Over the last 15 years, the Internet has become an integral part of society. It allows for different modes of action, ranging from mass-media-like communication over interpersonal ex-change to human-computer-interaction. More recently, technological innovations like Blogs, Wikis, Social Networking Sites and Tagging Platforms, as well as shifts in the corresponding practices have further lowered the barriers to create, share and modify information and knowledge online.
Social media platforms facilitate various ad-hoc as well as formal and small- as well as large-scale online communities, where UGC flourishes: bloggers post news and analysis, independent musicians distribute their music (MySpace), and amateur photographers post their photos (Flickr) or distribute their videos (YouTube). UGC also takes the form of large-scale online collaboration in producing and disseminating knowledge (such as the Wikipedia project). These dynamics challenge the role of professional experts, the organizational structure of producing and disseminating knowledge, and the ability to control access to content.
The research project addresses the forms of governance emerging within these novel technological and social spaces. Since governance is in close relationship to legal regulation and discussed by legal scholars, the academic debate has certain national particularities. In the German line of debate, governance is understood to be a counter-concept to hierarchical control, relating to both the structure and the process of regulation. In other countries, the literature concerning ʺgovernanceʺ refers to a broader concept which includes governmental regulatory steps of various nature. Generally, governance refers to a system of norms, rules, laws – and factual restrictions of similar effect – that guide and restrain the activities in society and is not exclusively conducted by the state (although the state is a powerful player in this context). Private entities, research and development, nongovernmental organizations and citizens all play an important role in shaping and maintaining governance in general – and in the online realm in particular.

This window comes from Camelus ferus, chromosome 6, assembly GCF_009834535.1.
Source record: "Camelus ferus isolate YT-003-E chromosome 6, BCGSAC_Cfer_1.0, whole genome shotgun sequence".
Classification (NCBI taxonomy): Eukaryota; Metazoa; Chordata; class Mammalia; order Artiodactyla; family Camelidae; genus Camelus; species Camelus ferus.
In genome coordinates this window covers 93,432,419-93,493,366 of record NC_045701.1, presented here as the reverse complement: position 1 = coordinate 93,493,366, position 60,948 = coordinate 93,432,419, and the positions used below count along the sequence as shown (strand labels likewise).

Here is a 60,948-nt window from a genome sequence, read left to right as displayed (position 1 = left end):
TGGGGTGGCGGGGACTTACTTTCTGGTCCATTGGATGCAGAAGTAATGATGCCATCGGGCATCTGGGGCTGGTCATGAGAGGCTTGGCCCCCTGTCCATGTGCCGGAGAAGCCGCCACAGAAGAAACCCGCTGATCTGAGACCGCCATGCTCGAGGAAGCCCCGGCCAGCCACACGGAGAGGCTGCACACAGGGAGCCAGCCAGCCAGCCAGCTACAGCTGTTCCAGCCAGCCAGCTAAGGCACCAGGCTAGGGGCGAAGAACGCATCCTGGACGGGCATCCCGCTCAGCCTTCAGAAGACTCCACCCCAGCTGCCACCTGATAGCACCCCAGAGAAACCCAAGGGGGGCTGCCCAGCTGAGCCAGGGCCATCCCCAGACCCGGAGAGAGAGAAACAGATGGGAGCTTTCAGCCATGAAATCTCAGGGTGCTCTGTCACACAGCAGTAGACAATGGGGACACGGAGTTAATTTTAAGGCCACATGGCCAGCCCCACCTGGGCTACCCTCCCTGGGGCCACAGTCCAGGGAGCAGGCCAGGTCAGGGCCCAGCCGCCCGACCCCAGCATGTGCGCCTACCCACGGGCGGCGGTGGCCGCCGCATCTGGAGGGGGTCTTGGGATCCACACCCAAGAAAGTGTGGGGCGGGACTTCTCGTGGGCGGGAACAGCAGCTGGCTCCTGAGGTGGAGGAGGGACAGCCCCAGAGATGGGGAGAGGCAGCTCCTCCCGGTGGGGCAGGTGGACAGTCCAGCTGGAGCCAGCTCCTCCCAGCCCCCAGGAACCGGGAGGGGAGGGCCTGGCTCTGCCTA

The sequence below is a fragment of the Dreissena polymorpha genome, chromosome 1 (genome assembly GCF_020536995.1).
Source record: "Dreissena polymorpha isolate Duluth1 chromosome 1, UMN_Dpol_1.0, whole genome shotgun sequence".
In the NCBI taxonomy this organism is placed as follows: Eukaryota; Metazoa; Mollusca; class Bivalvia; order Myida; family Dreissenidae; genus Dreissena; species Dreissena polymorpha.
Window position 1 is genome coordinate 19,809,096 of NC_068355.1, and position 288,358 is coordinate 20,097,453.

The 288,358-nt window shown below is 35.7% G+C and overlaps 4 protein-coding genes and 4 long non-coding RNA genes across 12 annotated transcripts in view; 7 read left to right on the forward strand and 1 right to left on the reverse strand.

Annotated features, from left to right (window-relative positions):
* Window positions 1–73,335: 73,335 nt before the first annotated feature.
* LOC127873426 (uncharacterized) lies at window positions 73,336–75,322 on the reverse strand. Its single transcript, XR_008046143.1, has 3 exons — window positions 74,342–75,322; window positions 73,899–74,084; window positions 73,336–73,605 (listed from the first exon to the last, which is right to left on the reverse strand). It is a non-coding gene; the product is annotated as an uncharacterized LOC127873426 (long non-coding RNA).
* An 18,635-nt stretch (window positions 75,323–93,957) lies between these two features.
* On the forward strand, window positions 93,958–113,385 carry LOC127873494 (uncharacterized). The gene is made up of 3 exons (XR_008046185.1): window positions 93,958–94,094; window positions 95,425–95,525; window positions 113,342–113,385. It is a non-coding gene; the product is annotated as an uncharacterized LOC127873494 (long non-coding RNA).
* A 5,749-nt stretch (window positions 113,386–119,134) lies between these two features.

While it remains to be seen whether these concepts constitute a paradigm shift in regulatory theory, governance certainly involves a structural view which seems especially adequate for analyzing regulation in communication networks, which by definition have no organizing center. The mapping of governance in the online realm has famously called for addressing an additional dimension – that of code, i.e. the design of the underlying software interface. The design ʺgovernsʺ the online conduct of users by providing interfaces and algorithms for certain actions and operations. It also governs in subtle ways, by proposing specific default settings or a specific form and range of options and configurations, while leaving out others. This element joins direct and indirect state regulation, market forces and social norms to formulate a four pillar structure which governs online conduct.
The evident lack of knowledge has motivated us to ponder about concrete research activities. The overall goal of those is to contribute to our understanding of governance in the realm of social media.